Today we’re talking about low blood pressure aka Hypotension (the one most of us aren’t familiar with), the sibling to high blood pressure aka Hypertension.
We are much more familiar with high blood pressure and its end physiological results such as heart attacks, strokes and kidney failure (Sounds like a really bad guy, it is).
A blood pressure reading of 140/90 mm Hg or above is considered high, while a reading of less than 90/60 mm Hg is considered low. The American Heart Association (AHA) notes that as long as a person does not experience symptoms, low blood pressure is not a problem.
Having a low reading is often considered an advantage, as it reduces the risk of high blood pressure and it’s catastrophic effects.
What is Hypotension?
Hypotension is the relative term for low blood pressure. A systolic blood pressure of less than 90 millimeters of mercury (mm Hg) or diastolic of less than 60 mm Hg is generally considered to be hypotension.
The blood pressure fluctuates sometimes without any noticeable symptoms. For instance, sudden movement from a sitting or lying position to a standing position can cause a sudden drop in blood pressure.
While others may experience low blood pressure after eating or prolonged standing.
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Also, certain health conditions can cause prolonged periods of hypotension that can be detrimental to your health.
Some of those conditions include;
- Significant blood loss due to tissue injury.
- Poor blood circulation caused by a heart condition
- Anaphylactic shock
- Dieting to lose weight
- Weakness that accompanies dehydration
- Infections of the bloodstream
- Endocrine disorders such as diabetes, adrenal insufficiency, and thyroid disease.
Also, certain medications can cause hypotension. They include;
- Erectile dysfunction drugs
- Tricyclic antidepressants
NOTE: A deficiency of blood vitamins B12 and folic acid can cause anemia, which can lead to low blood pressure.
In as much as hypertension is bad, hypotension is equally bad as well. If your blood pressure gets very low, your body tissues will not receive sufficient oxygen to function properly.
A decreased oxygen level can lead to impaired brain and heart function as well as difficulty in breathing.
In extreme cases, people with low blood pressure can lose consciousness or go into shock. This is another important reason you should look out for signs and symptoms of low blood pressure for a timely treatment.
Signs and Symptoms of Hypotension
The signs and symptoms of hypotension includes:
- Rapid Heart Rate
Rapid heart rate or palpitation may be due to a rapid drop in blood pressure.
When blood flow to the heart is not normal, the heart contracts irregularly. Also, if the heart is not getting filled with the appropriate amount of blood, it compensates by beating faster.
Another common sign is an increase in pulse and breathing speed. It could also lead to frequent changes in body temperature.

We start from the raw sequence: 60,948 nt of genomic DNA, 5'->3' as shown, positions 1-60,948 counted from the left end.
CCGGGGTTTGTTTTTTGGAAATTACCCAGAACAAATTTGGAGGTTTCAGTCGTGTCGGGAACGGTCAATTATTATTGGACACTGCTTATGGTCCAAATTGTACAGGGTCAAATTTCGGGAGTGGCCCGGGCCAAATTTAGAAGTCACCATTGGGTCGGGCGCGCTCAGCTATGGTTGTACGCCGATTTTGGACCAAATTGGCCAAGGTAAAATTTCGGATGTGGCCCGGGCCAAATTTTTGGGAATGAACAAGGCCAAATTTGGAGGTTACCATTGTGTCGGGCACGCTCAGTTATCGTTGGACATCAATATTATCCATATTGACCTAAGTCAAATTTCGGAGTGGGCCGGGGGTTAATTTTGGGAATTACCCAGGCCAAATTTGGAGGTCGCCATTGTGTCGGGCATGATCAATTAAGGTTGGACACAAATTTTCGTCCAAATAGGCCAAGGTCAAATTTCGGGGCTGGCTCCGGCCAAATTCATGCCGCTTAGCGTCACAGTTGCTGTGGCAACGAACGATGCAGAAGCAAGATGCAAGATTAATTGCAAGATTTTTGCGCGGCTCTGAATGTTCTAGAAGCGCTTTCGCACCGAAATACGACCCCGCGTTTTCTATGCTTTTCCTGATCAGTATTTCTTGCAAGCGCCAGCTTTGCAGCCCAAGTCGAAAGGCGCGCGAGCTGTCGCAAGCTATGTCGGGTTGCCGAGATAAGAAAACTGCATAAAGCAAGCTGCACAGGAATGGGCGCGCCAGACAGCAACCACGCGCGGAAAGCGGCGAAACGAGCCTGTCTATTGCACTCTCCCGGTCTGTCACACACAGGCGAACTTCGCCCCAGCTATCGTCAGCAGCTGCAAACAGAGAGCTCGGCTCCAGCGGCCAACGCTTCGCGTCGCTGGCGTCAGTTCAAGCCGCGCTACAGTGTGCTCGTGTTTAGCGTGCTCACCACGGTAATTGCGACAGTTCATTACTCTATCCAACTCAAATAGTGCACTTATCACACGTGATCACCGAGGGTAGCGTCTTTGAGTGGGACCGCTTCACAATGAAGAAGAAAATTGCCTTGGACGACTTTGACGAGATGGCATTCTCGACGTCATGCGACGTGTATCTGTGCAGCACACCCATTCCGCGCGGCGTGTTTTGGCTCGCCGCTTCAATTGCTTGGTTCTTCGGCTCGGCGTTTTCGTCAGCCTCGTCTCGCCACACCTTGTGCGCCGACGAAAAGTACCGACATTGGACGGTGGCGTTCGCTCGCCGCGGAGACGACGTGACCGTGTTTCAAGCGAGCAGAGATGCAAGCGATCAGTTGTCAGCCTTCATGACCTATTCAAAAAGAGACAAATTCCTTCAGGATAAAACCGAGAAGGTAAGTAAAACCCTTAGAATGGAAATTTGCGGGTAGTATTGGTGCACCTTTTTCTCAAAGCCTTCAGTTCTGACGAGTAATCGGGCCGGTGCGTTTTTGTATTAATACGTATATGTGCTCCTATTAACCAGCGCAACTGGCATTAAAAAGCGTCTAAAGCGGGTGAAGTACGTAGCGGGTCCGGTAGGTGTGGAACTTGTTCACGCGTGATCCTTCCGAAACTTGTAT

As the heart is very delicate, any abnormal change should be checked by your physician.
Fatigue can also occur due to low blood pressure.
Blood flow is very vital in energy production, as it provides the body with adequate amount of oxygen and nutrients necessary for the normal metabolic bodily process.
The mitochondria (an integral part of the human cell), also called “powerhouse of the cell” needs nutrients for energy production. When blood flow is erupted due to low blood pressure, the energy creation process is disrupted, which in turn causes fatigue and tiredness.
If you are experiencing unnecessary fatigue, you need to see your doctor.
- Dizziness or Light-Headedness
Dizziness and light-headedness are one of the key symptoms of low blood pressure.
Since low blood pressure causes poor blood flow to the brain, the resulting effect is dizziness and light-headedness.
In extreme cases, dizziness can cause fainting.
- Lack of Concentration
Lack of, or poor concentration and focus can also be related to hypotension.
Due to the fact that, blood flow to the brain is not at a normal rate, the brain cells are not getting the required amount of oxygen and nourishment needed to function properly.
- This is the primary cause of difficulty in concentration in people who have low blood pressure.
If all of a sudden you cannot concentrate on any task at hand despite trying hard, then you need to get your blood pressure checked.
- Cold, Clammy Skin
Cold, clammy and pale skin could be a sign of hypotension, especially when accompanied by rapid heart rate.
This occurs especially when there is not enough blood circulating in your blood due to a drop in blood pressure.
- Blurred Vision
Blurred vision which refers to a lack of sharpness of vision or the inability to see things clearly and in fine detail could be a sign of low blood pressure.
Lack of oxygen and poor blood circulation to the cells of the eye could affect eye movements significantly.
A sudden blurred vision should be taken seriously as the effects can be long-lasting or even permanent.
What’s more; Blurry vision can be caused by a number of eye problems such as glaucoma, retinal detachment, myopia and migraine, these symptoms shouldn’t be ignored!
- Other Less Common Symptoms
Low blood pressure may also cause other symptoms. They include;
- unusual thirst
- neck stiffness
- loss of consciousness
- chronic cough with mucus
- poor digestion
- pain in the upper back.
If you’re experiencing any or a couple of these symptoms, it’s advisable to check up on your blood pressure.
But then again, it’s best to always check your blood pressure even before any signs or whatever symptoms come your way. Kapish?
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